The biggest surprise for me might be that Henry Schein is willing to have their name associated with a program like this. I’ll be interested to see who else picks up on this glaring issue with the Medicaid EHR incentive and what ONC/CMS/HHS do to close it up (if they can).

About the author

John Lynn

John Lynn

John Lynn is the Founder of, a network of leading Healthcare IT resources. The flagship blog, Healthcare IT Today, contains over 13,000 articles with over half of the articles written by John. These EMR and Healthcare IT related articles have been viewed over 20 million times.

John manages Healthcare IT Central, the leading career Health IT job board. He also organizes the first of its kind conference and community focused on healthcare marketing, Healthcare and IT Marketing Conference, and a healthcare IT conference,, focused on practical healthcare IT innovation. John is an advisor to multiple healthcare IT companies. John is highly involved in social media, and in addition to his blogs can be found on Twitter: @techguy.


  • The Medicaid incentive program is designed in such a way that it is susceptible to gaming, but it also can provide practitioners, including dentists, and incentive to serve an underserved population, which I believe was the original intent of the legislation.

    MacPractice DDS was the first certified dental software, since February, 2011, and it is a single, integrated dental specific solution.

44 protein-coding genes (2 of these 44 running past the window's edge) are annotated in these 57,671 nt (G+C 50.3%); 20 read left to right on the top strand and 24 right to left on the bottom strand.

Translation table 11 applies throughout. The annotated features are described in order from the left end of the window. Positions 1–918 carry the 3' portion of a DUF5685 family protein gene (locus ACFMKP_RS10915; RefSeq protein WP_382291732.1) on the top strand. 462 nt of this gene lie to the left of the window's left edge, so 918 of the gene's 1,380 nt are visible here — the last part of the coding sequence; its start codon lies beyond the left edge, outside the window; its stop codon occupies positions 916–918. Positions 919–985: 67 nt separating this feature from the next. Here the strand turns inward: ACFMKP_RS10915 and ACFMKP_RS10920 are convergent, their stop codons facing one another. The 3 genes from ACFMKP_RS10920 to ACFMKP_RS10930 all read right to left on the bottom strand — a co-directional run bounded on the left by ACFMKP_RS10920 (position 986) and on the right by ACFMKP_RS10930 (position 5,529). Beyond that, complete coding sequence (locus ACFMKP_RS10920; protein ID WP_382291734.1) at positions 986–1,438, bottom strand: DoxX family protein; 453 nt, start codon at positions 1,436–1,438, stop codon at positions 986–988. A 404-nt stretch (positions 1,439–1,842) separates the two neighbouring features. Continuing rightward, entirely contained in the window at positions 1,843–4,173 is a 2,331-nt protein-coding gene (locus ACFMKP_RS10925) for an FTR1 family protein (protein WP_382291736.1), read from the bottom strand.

All of MacPractice products are certified: MacPractice MD, MacPractice DDS, MacPractice DC, and MacPractice 20/20, and it is our plan to to satisfy all future MU requirements in order to receive updated certifications.

    Mark Hollis, CEO

  • I have not heard that those who do not apply in the second year are the most likely to be audited. My understanding is that it is possible for a provider to skip a year, and it is not at all impossible that there will be those who feel the need to do so, as the second year requires a full year of MU, and a botched EHR implementation or a major or minor vendor that goes belly up or is acquired could create a need to delay.

    Qualifications for Medicaid incentives in the 1st year are very low. Any provider who applied and did not in fact meet those qualifications…

    Personally as a taxpayer, I think CMS should at least randomly audit. After all, the incentives come from taxpayer pockets.

    Mark Hollis, CEO
    MacPractice, Inc.

  • Meaningful Use attestation is similar to filling out taxes. There is a small chance that you will get audited, but it is up to you whether or not you want to take the risk. Personally, I believe medical and dental professionals should hold themselves to a higher standard, and I am sure that this higher standard is what CMS expects with regard to the incentives for Meaningful Use.

  • I can see it now. You sign up for a free EHR, and then go for the MU money. Personally, I would consider that a bit abusive.

  • Dentrix and Easy Dental seem to facilitate some of this “Gaming” by design. The Dental practice purchases a $1900 CD that allows them to “meet MU” but I am yet to see one loaded successfully. The dentists are so intertwined with these folks at Henry Schein for many other business needs; equipment, etc, etc. that most give up or drop out of the MU process post AIU. The Henry Schein site does an excellent job of providing information on MU aligning and referring everyone to CMS site for info but seems to successfully avoid mentioning specifically how their CHPL technology allows anyone to meet MU now or in the future. Regardless of how you feel about MU this really falls on the “filthy” side of the issue as far as I am concerned.